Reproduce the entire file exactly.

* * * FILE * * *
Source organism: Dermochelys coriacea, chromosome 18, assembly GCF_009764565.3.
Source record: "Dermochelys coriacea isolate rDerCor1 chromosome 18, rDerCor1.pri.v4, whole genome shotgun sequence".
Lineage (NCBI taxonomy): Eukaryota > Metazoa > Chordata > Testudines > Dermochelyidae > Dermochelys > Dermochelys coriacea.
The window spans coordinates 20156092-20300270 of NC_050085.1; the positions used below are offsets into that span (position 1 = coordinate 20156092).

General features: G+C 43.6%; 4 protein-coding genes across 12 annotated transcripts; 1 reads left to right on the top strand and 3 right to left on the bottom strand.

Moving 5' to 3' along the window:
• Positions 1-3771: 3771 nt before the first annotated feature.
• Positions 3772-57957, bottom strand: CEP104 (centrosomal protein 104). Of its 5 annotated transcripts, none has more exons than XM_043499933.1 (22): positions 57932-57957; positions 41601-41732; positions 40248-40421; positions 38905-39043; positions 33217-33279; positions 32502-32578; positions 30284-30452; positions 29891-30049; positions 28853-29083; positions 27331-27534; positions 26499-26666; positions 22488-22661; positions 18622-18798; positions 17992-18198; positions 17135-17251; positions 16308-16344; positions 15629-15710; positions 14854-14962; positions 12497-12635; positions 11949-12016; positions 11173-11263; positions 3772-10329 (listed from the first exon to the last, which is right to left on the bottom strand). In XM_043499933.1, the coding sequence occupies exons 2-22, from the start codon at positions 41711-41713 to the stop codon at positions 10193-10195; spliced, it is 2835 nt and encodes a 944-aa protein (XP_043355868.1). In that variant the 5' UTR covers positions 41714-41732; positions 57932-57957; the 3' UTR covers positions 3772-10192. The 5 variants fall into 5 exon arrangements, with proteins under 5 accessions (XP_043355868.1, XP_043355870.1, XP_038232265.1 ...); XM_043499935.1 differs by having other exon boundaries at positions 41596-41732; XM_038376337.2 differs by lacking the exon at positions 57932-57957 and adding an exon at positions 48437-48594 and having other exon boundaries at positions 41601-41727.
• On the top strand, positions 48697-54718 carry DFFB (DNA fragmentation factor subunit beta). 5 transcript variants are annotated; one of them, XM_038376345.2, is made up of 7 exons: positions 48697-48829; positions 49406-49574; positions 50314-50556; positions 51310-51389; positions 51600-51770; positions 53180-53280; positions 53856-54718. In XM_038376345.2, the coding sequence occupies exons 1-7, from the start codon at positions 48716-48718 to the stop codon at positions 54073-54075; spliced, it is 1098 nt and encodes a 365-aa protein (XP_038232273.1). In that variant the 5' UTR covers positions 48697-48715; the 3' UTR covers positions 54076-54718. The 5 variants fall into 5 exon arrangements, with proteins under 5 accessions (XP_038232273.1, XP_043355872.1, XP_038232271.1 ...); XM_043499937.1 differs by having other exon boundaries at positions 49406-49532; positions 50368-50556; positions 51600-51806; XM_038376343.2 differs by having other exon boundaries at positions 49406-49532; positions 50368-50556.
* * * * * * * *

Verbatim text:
Source organism: Dermochelys coriacea, chromosome 18, assembly GCF_009764565.3.
Source record: "Dermochelys coriacea isolate rDerCor1 chromosome 18, rDerCor1.pri.v4, whole genome shotgun sequence".
Lineage (NCBI taxonomy): Eukaryota > Metazoa > Chordata > Testudines > Dermochelyidae > Dermochelys > Dermochelys coriacea.
The window spans coordinates 20156092-20300270 of NC_050085.1; the positions used below are offsets into that span (position 1 = coordinate 20156092).

General features: G+C 43.6%; 4 protein-coding genes across 12 annotated transcripts; 1 reads left to right on the top strand and 3 right to left on the bottom strand.

Moving 5' to 3' along the window:
• Positions 1-3771: 3771 nt before the first annotated feature.
• Positions 3772-57957, bottom strand: CEP104 (centrosomal protein 104). Of its 5 annotated transcripts, none has more exons than XM_043499933.1 (22): positions 57932-57957; positions 41601-41732; positions 40248-40421; positions 38905-39043; positions 33217-33279; positions 32502-32578; positions 30284-30452; positions 29891-30049; positions 28853-29083; positions 27331-27534; positions 26499-26666; positions 22488-22661; positions 18622-18798; positions 17992-18198; positions 17135-17251; positions 16308-16344; positions 15629-15710; positions 14854-14962; positions 12497-12635; positions 11949-12016; positions 11173-11263; positions 3772-10329 (listed from the first exon to the last, which is right to left on the bottom strand). In XM_043499933.1, the coding sequence occupies exons 2-22, from the start codon at positions 41711-41713 to the stop codon at positions 10193-10195; spliced, it is 2835 nt and encodes a 944-aa protein (XP_043355868.1). In that variant the 5' UTR covers positions 41714-41732; positions 57932-57957; the 3' UTR covers positions 3772-10192. The 5 variants fall into 5 exon arrangements, with proteins under 5 accessions (XP_043355868.1, XP_043355870.1, XP_038232265.1 ...); XM_043499935.1 differs by having other exon boundaries at positions 41596-41732; XM_038376337.2 differs by lacking the exon at positions 57932-57957 and adding an exon at positions 48437-48594 and having other exon boundaries at positions 41601-41727.
• On the top strand, positions 48697-54718 carry DFFB (DNA fragmentation factor subunit beta). 5 transcript variants are annotated; one of them, XM_038376345.2, is made up of 7 exons: positions 48697-48829; positions 49406-49574; positions 50314-50556; positions 51310-51389; positions 51600-51770; positions 53180-53280; positions 53856-54718. In XM_038376345.2, the coding sequence occupies exons 1-7, from the start codon at positions 48716-48718 to the stop codon at positions 54073-54075; spliced, it is 1098 nt and encodes a 365-aa protein (XP_038232273.1). In that variant the 5' UTR covers positions 48697-48715; the 3' UTR covers positions 54076-54718. The 5 variants fall into 5 exon arrangements, with proteins under 5 accessions (XP_038232273.1, XP_043355872.1, XP_038232271.1 ...); XM_043499937.1 differs by having other exon boundaries at positions 49406-49532; positions 50368-50556; positions 51600-51806; XM_038376343.2 differs by having other exon boundaries at positions 49406-49532; positions 50368-50556.